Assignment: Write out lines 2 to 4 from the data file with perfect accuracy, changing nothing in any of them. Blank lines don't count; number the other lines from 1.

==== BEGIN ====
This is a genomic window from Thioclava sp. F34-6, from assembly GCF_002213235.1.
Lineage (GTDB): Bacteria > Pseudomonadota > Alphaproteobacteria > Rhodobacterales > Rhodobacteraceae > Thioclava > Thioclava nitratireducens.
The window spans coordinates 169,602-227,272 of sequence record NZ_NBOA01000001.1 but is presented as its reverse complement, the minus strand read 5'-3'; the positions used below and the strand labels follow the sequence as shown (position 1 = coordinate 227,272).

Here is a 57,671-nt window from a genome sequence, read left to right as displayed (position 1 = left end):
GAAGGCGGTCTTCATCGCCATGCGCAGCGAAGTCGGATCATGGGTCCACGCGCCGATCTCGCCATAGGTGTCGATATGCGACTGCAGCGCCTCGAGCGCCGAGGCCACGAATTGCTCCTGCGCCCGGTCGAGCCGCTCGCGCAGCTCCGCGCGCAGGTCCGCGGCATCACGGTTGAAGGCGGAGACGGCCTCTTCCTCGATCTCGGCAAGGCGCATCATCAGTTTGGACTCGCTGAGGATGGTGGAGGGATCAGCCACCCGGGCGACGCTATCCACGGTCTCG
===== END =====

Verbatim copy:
Lineage (GTDB): Bacteria > Pseudomonadota > Alphaproteobacteria > Rhodobacterales > Rhodobacteraceae > Thioclava > Thioclava nitratireducens.
The window spans coordinates 169,602-227,272 of sequence record NZ_NBOA01000001.1 but is presented as its reverse complement, the minus strand read 5'-3'; the positions used below and the strand labels follow the sequence as shown (position 1 = coordinate 227,272).

Here is a 57,671-nt window from a genome sequence, read left to right as displayed (position 1 = left end):